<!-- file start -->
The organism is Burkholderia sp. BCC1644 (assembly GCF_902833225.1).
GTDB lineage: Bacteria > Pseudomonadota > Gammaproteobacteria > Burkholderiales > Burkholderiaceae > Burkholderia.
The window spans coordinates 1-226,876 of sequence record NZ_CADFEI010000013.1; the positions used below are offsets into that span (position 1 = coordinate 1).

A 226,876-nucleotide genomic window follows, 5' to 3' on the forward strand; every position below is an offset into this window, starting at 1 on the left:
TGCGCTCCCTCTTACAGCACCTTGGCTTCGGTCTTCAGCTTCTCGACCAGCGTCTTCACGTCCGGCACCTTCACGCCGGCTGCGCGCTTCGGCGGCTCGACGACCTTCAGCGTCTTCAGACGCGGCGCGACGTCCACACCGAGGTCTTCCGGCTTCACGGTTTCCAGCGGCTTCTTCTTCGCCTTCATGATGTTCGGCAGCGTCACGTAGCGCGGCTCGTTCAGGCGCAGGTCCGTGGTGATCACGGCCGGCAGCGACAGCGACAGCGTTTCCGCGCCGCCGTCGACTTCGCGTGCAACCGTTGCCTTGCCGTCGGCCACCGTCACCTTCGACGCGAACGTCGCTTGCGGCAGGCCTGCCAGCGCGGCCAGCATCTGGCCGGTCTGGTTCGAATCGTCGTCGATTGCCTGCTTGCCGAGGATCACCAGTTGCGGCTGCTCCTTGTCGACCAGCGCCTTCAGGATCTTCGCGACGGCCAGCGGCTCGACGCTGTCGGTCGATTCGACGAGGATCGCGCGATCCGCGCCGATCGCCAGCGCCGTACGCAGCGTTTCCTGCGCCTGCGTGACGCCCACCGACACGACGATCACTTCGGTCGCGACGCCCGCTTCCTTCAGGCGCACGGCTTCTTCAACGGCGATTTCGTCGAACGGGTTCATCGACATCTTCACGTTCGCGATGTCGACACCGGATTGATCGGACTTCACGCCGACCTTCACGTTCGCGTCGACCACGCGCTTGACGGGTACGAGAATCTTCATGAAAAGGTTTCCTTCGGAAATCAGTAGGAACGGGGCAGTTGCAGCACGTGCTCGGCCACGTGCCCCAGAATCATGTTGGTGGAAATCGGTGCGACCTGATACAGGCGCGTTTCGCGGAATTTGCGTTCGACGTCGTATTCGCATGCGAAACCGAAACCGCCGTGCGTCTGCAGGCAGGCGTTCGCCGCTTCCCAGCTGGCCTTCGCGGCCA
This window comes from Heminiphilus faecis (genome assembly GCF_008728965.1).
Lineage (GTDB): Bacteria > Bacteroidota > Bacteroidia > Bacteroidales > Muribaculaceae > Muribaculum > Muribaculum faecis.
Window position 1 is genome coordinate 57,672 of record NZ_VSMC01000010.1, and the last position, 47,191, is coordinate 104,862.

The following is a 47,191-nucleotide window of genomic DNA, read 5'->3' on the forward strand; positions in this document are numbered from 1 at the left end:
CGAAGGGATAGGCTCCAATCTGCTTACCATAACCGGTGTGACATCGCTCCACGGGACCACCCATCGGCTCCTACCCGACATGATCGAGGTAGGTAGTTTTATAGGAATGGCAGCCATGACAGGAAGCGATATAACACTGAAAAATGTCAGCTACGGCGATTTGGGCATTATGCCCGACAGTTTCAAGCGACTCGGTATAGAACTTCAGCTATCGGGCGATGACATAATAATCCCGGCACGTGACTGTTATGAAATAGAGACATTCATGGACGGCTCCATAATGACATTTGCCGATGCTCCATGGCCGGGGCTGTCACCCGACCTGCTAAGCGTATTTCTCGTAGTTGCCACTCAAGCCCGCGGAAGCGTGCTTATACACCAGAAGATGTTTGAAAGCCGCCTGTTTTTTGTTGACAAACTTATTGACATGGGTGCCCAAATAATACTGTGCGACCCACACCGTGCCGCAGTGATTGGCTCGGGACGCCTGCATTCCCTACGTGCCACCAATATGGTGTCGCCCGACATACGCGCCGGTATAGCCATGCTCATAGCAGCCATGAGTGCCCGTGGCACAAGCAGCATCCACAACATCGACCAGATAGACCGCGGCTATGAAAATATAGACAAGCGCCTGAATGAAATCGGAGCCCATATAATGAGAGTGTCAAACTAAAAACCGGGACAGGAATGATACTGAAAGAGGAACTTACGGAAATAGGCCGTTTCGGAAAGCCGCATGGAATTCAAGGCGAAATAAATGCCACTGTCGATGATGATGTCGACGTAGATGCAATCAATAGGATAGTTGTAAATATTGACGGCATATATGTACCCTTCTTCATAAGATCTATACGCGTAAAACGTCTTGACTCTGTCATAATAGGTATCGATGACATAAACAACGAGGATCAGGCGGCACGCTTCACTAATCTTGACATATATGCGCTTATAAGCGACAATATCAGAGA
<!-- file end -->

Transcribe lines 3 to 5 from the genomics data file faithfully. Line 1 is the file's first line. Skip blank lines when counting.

The window spans coordinates 1-226,876 of sequence record NZ_CADFEI010000013.1; the positions used below are offsets into that span (position 1 = coordinate 1).

A 226,876-nucleotide genomic window follows, 5' to 3' on the forward strand; every position below is an offset into this window, starting at 1 on the left:
TGCGCTCCCTCTTACAGCACCTTGGCTTCGGTCTTCAGCTTCTCGACCAGCGTCTTCACGTCCGGCACCTTCACGCCGGCTGCGCGCTTCGGCGGCTCGACGACCTTCAGCGTCTTCAGACGCGGCGCGACGTCCACACCGAGGTCTTCCGGCTTCACGGTTTCCAGCGGCTTCTTCTTCGCCTTCATGATGTTCGGCAGCGTCACGTAGCGCGGCTCGTTCAGGCGCAGGTCCGTGGTGATCACGGCCGGCAGCGACAGCGACAGCGTTTCCGCGCCGCCGTCGACTTCGCGTGCAACCGTTGCCTTGCCGTCGGCCACCGTCACCTTCGACGCGAACGTCGCTTGCGGCAGGCCTGCCAGCGCGGCCAGCATCTGGCCGGTCTGGTTCGAATCGTCGTCGATTGCCTGCTTGCCGAGGATCACCAGTTGCGGCTGCTCCTTGTCGACCAGCGCCTTCAGGATCTTCGCGACGGCCAGCGGCTCGACGCTGTCGGTCGATTCGACGAGGATCGCGCGATCCGCGCCGATCGCCAGCGCCGTACGCAGCGTTTCCTGCGCCTGCGTGACGCCCACCGACACGACGATCACTTCGGTCGCGACGCCCGCTTCCTTCAGGCGCACGGCTTCTTCAACGGCGATTTCGTCGAACGGGTTCATCGACATCTTCACGTTCGCGATGTCGACACCGGATTGATCGGACTTCACGCCGACCTTCACGTTCGCGTCGACCACGCGCTTGACGGGTACGAGAATCTTCATGAAAAGGTTTCCTTCGGAAATCAGTAGGAACGGGGCAGTTGCAGCACGTGCTCGGCCACGTGCCCCAGAATCATGTTGGTGGAAATCGGTGCGACCTGATACAGGCGCGTTTCGCGGAATTTGCGTTCGACGTCGTATTCGCATGCGAAACCGAAACCGCCGTGCGTCTGCAGGCAGGCGTTCGCCGCTTCCCAGCTGGCCTTCGCGGCCA